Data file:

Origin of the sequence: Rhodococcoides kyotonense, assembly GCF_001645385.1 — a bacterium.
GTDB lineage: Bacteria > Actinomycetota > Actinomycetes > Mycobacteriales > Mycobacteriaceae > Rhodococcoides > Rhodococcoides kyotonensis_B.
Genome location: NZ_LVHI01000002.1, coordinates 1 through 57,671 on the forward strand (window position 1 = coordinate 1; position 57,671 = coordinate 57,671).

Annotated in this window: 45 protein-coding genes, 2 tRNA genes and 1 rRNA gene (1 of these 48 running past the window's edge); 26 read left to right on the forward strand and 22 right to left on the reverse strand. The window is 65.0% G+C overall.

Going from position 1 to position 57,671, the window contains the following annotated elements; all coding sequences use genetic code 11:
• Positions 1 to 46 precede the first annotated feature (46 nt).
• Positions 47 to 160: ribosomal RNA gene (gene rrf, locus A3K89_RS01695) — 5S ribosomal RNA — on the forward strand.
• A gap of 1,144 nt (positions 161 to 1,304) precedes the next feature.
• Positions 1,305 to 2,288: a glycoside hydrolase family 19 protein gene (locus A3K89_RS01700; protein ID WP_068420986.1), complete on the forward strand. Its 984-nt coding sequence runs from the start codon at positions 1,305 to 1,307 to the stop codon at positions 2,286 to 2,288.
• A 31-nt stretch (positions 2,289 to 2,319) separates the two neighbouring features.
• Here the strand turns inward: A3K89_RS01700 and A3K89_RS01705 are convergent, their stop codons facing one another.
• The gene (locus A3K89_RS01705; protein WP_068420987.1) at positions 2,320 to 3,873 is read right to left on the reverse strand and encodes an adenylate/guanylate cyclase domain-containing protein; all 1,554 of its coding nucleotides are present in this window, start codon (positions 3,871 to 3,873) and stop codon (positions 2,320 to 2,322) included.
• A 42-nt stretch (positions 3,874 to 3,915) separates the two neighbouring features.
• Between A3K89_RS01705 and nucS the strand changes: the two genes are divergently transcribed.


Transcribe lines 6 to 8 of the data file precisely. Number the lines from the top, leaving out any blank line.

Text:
• Positions 1 to 46 precede the first annotated feature (46 nt).
• Positions 47 to 160: ribosomal RNA gene (gene rrf, locus A3K89_RS01695) — 5S ribosomal RNA — on the forward strand.
• A gap of 1,144 nt (positions 161 to 1,304) precedes the next feature.